Although I am credited as an executive producer, I had nothing to do with the development or production of the remake of Turkey Shoot.
The reboot of Mad Max: Fury Road is nothing short of masterful. If George does another, I don't know how he can top this one. But knowing George, he won't do it unless he can. My thoughts on his achievement are best conveyed in Trailers From Hell.
Fantaspoa is screening TURKEY SHOOT and DEAD END DRIVE-IN from your very prolific filmography. Do you consider these films as the absolute essential to understand what you were doing back in the eighties?
Certainly Turkey Shoot and Dead End Drive-In will offer some insight into my movie persona. But I have multiple personalities.
Prevailing wisdom would dictate that the director of two Leprechaun movies, a pioneer of Ozploitation, would not be the right man to put at the helm of DC 9/11: Time Of Crisis, a docudrama based on official records about how President Bush and his cabinet reacted to the terror attack. But the then President of Showtime Jerry Offsay could see past the stereotype and enabled me to make a good film about that tragic event and how it reshaped US foreign policy. I am comfortable with any genre or any hybrid. I love cinema in all its forms.
It’s interesting that both TURKEY SHOOT and DEAD END DRIVE-IN are set in places that function as prisons (a drive-in and an island, respectively). Also, riots and a general sense of crisis are featured in both. What real-life events inspired you the most to explore these subjects?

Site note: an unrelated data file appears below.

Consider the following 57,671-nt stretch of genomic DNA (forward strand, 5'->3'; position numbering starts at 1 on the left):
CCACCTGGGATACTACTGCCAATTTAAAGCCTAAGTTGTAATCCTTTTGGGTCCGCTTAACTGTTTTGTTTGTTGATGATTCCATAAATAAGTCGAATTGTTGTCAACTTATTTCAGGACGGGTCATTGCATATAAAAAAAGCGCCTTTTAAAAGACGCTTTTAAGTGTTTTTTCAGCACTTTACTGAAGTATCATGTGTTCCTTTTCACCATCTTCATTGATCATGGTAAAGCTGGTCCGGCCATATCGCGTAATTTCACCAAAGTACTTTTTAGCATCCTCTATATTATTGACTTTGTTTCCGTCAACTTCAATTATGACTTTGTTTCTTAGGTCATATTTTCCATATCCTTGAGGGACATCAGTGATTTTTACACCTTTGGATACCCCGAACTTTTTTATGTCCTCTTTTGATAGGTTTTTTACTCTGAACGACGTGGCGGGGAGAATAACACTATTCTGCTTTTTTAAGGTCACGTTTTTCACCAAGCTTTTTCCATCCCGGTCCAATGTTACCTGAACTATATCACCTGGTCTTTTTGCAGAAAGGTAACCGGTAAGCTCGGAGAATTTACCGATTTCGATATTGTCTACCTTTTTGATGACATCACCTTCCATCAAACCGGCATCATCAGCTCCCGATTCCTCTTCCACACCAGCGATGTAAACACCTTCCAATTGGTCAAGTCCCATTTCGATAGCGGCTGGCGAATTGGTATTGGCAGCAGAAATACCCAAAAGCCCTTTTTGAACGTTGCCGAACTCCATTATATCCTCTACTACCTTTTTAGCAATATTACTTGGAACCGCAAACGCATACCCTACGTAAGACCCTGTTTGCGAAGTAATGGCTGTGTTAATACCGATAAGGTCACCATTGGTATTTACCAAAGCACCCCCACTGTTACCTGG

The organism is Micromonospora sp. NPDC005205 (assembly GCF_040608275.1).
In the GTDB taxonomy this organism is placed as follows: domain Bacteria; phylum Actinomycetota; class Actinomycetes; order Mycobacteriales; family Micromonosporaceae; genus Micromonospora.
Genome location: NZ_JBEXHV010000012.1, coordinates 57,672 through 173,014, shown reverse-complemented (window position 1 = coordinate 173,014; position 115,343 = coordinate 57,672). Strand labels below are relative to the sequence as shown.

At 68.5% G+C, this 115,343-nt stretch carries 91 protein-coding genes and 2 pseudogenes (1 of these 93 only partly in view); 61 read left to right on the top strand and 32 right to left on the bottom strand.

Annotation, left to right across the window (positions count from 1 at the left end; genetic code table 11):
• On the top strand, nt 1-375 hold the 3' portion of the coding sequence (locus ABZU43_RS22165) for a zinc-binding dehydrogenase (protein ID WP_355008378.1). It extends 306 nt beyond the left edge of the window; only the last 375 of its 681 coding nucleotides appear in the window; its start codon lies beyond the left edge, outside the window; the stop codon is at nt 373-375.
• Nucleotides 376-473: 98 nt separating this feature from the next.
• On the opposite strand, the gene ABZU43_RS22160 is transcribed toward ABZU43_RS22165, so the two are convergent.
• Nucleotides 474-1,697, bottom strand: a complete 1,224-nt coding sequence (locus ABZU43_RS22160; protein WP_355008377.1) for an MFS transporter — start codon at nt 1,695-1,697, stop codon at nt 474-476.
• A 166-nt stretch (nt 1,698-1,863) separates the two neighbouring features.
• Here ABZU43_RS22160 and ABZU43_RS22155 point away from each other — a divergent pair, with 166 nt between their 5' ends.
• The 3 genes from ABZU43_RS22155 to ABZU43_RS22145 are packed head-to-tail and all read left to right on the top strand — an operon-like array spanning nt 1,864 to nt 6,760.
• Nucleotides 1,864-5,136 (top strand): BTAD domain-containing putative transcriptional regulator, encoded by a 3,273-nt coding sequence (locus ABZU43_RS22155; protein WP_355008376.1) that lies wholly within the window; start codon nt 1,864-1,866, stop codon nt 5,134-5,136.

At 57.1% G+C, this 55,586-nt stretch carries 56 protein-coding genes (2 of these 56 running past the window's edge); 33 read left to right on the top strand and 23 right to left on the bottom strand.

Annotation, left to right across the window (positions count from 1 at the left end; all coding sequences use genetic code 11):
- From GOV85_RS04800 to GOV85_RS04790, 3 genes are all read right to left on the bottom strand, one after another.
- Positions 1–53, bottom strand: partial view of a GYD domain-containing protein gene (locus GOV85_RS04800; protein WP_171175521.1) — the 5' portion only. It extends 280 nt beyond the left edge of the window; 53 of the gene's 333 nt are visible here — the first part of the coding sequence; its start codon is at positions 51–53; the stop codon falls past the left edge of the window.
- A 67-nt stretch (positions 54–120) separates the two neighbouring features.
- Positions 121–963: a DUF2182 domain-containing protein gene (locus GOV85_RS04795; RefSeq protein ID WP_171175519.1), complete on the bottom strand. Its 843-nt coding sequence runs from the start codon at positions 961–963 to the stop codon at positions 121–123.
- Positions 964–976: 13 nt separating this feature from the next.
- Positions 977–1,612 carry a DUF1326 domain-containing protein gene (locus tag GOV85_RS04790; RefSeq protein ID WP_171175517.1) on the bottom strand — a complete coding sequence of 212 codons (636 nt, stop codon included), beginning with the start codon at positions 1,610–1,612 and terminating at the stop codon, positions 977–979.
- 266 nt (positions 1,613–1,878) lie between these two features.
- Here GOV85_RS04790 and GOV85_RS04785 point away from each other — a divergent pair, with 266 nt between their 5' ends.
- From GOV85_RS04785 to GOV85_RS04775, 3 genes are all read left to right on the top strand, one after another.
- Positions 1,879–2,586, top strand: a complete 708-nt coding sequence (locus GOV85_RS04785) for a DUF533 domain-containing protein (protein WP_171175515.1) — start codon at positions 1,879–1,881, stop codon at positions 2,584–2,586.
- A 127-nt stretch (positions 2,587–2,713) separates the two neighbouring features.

Islands and prisons are often allegorical framing devices in story telling. Certainly Dead End Drive-In was intended as a societal metaphor.
Turkey Shoot was made early in the Reagan era. His Star Wars rhetoric had Australia frightened. Cartoons of him as Ronald Ray Gun were often spray painted on downtown Sydney walls in 1981. Margaret Thatcher similarly represented a regression to right wing conservatism. So Thatcher was an ideal name for the camp commandant. That choice really helped the movie's box office in the UK, further aided by an excellent campaign that reflected the dark sense of humor of the picture: "Turkey Shoot - No Film For Chickens."
TURKEY SHOOT is the film that shows brutality towards the inmates. Were you hesitant to shoot such violent scenes as the one with the guard beating the young girl?